So there you have it. My current location, Rio de Janeiro, is an amazing place. They call it the Cidade Maravilhosa, the Marvelous City, and I couldn’t agree more. It is also a risky place, glamourous, violent, beautiful, and cruel, with a seemingly personalized selection of temptations for someone like me. So much so that after just one week, I started to doubt that this was actually where God wanted me to be. I even agreed to leave Rio and go to Sao Paulo, and team up with Operation Mobilization’s Brazil office. But it appears that the Lord has closed that door, my planned escape hatch, and I have had to stay to face both my fears and the consequences of my poor choices. I expected a challenge in trying to live here, but I have been faced instead with an entirely different trial. And it has been very hard.

For now, it appears that it will be Rio or bust. It is also entirely touch and go right now. I am committed to pursuing any means the Lord provides for me to be able to stay here, but unless He pulls some rabbits out of a hat, I will have to return home sooner than expected. I know that God is sovereign, but in my own mind, a sooner-than-expected return would be a failed mission. That too, would be very hard.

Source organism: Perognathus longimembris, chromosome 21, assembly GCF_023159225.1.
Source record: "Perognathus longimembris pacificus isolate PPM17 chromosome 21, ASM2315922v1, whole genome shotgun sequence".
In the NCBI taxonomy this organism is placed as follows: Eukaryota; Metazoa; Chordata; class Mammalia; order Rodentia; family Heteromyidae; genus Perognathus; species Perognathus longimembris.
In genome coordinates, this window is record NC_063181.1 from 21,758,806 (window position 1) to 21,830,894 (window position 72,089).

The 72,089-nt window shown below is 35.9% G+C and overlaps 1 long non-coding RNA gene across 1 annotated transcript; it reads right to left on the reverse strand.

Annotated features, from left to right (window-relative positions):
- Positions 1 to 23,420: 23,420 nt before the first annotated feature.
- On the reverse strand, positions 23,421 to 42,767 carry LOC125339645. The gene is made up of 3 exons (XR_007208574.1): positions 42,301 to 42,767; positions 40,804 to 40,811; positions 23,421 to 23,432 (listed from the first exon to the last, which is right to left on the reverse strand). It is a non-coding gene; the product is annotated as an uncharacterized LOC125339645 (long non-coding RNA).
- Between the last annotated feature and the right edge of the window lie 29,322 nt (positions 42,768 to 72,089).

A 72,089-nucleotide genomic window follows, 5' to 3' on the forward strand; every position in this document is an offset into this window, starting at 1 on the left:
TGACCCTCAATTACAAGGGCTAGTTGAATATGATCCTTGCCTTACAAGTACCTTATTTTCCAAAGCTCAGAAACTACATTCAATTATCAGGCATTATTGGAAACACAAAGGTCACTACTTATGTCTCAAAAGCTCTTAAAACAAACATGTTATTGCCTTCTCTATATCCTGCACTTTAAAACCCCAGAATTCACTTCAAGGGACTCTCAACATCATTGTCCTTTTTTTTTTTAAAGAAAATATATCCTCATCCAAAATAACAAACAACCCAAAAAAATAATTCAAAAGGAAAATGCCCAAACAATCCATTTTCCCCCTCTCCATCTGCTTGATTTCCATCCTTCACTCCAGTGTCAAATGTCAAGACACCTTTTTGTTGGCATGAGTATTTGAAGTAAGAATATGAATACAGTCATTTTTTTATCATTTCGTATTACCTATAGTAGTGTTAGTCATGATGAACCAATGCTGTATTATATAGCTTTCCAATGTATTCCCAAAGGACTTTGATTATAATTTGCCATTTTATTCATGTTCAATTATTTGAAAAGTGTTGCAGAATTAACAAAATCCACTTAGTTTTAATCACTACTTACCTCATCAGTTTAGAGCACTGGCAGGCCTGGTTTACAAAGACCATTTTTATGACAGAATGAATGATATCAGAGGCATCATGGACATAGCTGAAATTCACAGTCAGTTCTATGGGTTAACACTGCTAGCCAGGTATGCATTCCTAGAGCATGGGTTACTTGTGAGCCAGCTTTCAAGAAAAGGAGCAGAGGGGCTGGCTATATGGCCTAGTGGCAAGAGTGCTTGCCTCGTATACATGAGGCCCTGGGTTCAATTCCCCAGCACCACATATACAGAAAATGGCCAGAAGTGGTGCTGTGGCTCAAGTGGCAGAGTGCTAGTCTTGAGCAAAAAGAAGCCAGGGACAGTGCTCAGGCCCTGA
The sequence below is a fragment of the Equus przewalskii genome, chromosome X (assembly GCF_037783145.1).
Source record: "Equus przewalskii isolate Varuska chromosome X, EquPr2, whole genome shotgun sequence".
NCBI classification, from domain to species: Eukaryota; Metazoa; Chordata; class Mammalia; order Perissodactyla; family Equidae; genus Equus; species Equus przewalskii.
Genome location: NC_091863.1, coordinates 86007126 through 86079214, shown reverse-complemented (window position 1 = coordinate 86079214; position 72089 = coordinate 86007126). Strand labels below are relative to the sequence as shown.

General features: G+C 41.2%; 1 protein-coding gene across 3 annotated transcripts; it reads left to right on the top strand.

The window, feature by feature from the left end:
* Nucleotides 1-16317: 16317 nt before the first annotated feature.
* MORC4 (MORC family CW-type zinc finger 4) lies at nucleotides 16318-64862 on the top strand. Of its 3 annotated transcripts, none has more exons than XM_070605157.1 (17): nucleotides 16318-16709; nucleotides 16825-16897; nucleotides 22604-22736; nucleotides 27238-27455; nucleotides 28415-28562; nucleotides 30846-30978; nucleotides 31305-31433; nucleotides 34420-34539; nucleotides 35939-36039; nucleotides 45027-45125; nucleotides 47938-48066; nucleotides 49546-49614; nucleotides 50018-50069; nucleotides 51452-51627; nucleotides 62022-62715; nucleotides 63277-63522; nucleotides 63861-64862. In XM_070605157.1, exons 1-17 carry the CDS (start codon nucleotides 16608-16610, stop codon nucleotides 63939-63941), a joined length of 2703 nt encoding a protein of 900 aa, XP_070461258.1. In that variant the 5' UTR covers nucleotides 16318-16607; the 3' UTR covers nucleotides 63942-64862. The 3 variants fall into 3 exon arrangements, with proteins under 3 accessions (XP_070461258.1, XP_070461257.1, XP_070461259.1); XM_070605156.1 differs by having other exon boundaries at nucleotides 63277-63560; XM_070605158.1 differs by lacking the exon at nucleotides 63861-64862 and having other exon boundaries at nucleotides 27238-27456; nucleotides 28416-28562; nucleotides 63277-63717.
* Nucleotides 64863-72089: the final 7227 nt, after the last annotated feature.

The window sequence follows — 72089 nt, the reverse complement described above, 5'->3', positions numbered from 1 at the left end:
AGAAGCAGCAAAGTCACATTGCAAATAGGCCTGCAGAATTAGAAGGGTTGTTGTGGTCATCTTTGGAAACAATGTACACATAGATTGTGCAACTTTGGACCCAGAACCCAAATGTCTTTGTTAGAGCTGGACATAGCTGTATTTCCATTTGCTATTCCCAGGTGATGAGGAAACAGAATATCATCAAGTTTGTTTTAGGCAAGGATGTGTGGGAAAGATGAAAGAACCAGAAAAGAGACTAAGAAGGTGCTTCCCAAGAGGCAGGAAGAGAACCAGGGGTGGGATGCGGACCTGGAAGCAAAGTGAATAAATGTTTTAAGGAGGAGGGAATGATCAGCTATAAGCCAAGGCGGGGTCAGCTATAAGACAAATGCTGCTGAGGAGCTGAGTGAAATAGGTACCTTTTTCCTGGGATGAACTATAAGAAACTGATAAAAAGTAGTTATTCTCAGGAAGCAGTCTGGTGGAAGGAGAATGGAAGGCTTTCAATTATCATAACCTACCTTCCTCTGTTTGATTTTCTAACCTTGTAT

I am so thankful that many of you are praying for me faithfully. It is a critical comfort and encouragement. Please don’t stop. I need a church here. I need to heal emotionally. I need to be strengthened spiritually. I need to make serious progress in my Portuguese. I need a source of income. I need to not become self-pitying and self-absorbed, but maintain care and concern for the needs of others around me. Above all else, I need to be constantly reminded of who I am and Who I belong to.

God is good. I don’t know his plans for tomorrow, but at least for tonight, I am in Rio de Janeiro, the Marvelous City, and I am very happy to be here. May God bless this adventure.

by  Ian Bridgman


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Grace Church Congregational

1055 Williams Street

Pittsfield, MA 01201